Am Yisroel: A Nation and a Race Defending the President’s Executive Order on Anti-Semitism

On December 11, 2019, President Donald Trump signed a historic executive order applying Title VI of the 1964 Civil Rights Act to Jewish Americans. I believe that this important decision should and will be considered as one of the president’s greatest moral legacies, with special application to the Jewish people.

Of course, the usual gaggle of naysayers, such as J Street and various BDS supporters, have denounced the president’s initiative. This newspaper published a spirited explication and defense of the president a few days later (December 20, 2019, page 168), while numerous liberal newspapers ironically pontificated about its negative impact upon Jewry and the fight against anti-Semitism.

I would like to respond to just one of these editorial attacks in the pages of Newsday (December 17, page A24). Signed by the Editorial Board of Newsday, the left-leaning Trump-hating authors alleged that “Trump is attempting to amend the law by an order that seems to label Judaism as a race or nationality.” The authors of the editorial claim that, in criticizing the president, they are protecting us from the “troubled history” where “in 1930s Germany Jews were seen as a different race or as a foreign threat.” Although Newsday did publish some letters that were critical of its editorial, both Newsday and its detractors miss the most important point of all. The president has touched here upon one of the most basic questions: Who and what is a Jew? Once we explore and answer this question, the merits of the president’s action will become quite clear.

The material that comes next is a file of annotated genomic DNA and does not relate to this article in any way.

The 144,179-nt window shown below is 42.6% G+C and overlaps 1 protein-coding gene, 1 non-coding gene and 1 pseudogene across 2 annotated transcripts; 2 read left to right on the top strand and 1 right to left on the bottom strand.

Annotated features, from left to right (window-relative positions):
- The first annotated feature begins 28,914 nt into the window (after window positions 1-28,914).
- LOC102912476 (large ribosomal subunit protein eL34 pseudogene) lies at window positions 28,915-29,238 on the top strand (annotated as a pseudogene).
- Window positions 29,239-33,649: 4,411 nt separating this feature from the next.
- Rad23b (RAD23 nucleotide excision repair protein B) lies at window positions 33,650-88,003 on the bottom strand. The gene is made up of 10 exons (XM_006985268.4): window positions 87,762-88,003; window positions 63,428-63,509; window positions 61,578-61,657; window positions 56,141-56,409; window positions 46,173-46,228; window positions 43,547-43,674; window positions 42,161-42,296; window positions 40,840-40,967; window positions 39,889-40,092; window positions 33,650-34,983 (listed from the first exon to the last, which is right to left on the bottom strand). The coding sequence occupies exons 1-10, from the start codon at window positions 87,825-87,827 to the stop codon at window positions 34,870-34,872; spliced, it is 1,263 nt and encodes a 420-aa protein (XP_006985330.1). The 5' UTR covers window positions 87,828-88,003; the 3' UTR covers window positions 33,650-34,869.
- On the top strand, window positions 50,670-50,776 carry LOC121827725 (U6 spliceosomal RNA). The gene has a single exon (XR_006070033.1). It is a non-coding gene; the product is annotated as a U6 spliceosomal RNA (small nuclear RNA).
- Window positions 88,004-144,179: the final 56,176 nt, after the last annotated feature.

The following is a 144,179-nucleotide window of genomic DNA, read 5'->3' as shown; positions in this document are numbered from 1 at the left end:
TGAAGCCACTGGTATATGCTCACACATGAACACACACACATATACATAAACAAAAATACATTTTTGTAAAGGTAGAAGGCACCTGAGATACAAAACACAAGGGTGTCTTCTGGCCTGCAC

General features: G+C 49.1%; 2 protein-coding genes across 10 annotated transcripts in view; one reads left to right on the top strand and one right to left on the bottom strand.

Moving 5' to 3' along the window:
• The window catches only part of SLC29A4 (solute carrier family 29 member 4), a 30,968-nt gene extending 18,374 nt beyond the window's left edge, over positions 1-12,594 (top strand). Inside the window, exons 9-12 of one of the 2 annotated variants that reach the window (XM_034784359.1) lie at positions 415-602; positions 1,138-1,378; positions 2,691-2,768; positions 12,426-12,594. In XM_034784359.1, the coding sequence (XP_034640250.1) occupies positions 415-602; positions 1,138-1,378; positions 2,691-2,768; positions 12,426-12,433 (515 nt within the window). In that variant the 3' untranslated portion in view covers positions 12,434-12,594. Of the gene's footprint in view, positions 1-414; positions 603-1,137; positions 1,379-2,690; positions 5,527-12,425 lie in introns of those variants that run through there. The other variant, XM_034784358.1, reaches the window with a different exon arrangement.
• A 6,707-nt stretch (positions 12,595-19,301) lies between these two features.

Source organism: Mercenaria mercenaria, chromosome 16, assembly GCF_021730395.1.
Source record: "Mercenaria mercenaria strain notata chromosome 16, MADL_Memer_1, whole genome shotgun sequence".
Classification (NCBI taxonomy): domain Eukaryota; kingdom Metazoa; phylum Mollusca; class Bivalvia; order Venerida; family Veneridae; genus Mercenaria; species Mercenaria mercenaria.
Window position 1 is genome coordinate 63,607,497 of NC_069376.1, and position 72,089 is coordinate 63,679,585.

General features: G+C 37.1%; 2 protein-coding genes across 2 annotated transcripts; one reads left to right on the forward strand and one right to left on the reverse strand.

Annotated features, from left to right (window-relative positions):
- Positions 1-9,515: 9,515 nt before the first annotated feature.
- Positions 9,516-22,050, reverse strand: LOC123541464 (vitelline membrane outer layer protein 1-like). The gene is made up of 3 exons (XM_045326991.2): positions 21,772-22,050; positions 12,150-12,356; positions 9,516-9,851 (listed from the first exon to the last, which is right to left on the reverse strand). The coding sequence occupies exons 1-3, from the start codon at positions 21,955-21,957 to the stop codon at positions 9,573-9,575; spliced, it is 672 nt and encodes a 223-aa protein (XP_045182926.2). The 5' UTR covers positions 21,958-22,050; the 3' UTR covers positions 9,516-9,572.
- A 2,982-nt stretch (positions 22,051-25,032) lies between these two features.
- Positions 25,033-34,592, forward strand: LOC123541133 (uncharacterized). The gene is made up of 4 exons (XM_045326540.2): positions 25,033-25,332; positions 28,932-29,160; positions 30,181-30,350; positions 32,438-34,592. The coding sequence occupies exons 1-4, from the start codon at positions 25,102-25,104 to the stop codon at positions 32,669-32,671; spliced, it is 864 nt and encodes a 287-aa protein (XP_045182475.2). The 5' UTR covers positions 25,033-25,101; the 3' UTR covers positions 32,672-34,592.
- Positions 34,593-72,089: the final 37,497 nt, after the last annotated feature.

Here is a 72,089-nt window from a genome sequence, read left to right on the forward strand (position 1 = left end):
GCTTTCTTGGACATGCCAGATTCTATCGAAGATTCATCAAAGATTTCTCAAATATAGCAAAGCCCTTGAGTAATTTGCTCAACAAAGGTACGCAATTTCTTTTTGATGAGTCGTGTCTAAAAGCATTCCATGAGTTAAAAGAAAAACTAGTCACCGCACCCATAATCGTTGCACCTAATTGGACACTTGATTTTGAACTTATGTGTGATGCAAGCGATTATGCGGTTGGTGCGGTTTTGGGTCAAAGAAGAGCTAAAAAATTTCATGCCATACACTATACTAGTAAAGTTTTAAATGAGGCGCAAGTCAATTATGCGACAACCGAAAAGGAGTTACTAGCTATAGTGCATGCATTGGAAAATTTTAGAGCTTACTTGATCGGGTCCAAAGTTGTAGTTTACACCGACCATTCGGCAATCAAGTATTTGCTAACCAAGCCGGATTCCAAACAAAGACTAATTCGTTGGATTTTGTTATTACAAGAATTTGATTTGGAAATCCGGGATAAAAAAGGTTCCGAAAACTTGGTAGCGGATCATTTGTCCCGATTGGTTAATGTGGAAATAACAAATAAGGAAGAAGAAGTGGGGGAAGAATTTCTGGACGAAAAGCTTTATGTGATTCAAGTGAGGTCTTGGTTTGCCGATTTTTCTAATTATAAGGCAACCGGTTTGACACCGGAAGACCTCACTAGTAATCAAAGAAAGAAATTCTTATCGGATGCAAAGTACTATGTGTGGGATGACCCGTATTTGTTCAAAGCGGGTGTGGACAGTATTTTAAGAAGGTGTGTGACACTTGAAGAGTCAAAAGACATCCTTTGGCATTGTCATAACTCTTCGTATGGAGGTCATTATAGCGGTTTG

In 1959, the prime minister of the State of Israel, David Ben-Gurion, raised the issue of “Who is a Jew.” Oddly, he extended the query to a motley group of theologians, scientists, philosophers and academics, in addition to a number of bona fide gedolei Yisroel. In truth, the question was actually how to register the children of intermarriage where the mother was gentile, but many of the responders decided that they needed to first determine the definition of a Jew. As Avrohom Kerman (Yehudi, Mihu Mahu, page 120) pointed out, Ben Gurion had a personal interest in the question, since his son had married a gentile woman, making the prime minister’s grandchildren gentiles.

Furthermore, Kerman (page 99) proves that this question was born of the Haskalah and is as absurd as asking for the definition of a table or a chair. As many of the Torah-true responders – and even a number of the non-religious academics – wrote, this so-called philosophical question has been clear to every Jew and gentile in the world for centuries and millennia. In fact, a number of the “experts” surveyed declined to offer their own answers, but joined with one another to make clear that there was no controversy about this issue whatsoever: A Jew is the product of a Jewish mother or a proper conversion to Judaism.

Yet, to respond to Newsday’s concern about calling the Jewish people a “race,” our sages (Yevamos 79a) have declared that we have certain genetic traits that predispose us to decency: “We are rachmanim (compassionate), bayshanim (possess an innate modesty) and gomlei chassodim (perform acts of kindness). Even our most brutal critics have acknowledged and often benefitted from such uniquely Jewish organizations as Hatzolah, Misaskim, Zakah, etc. Teams of clearly Orthodox Jews have descended upon disaster-plagued countries, whose victims do not include even one Jew, to offer aid, solace and rescue. Only the Jewish people have had to legislate laws so that people will not donate too much to charity (Kesubos 49b). The Jewish people are so prone to generosity that, when in doubt, they tend to donate to almost any cause (Yerushalmi, Shekalim 1:1), a trait that is often visible in the philanthropy of such “Jewish organizations” as the federations and other secular Jewish altruistic foundations.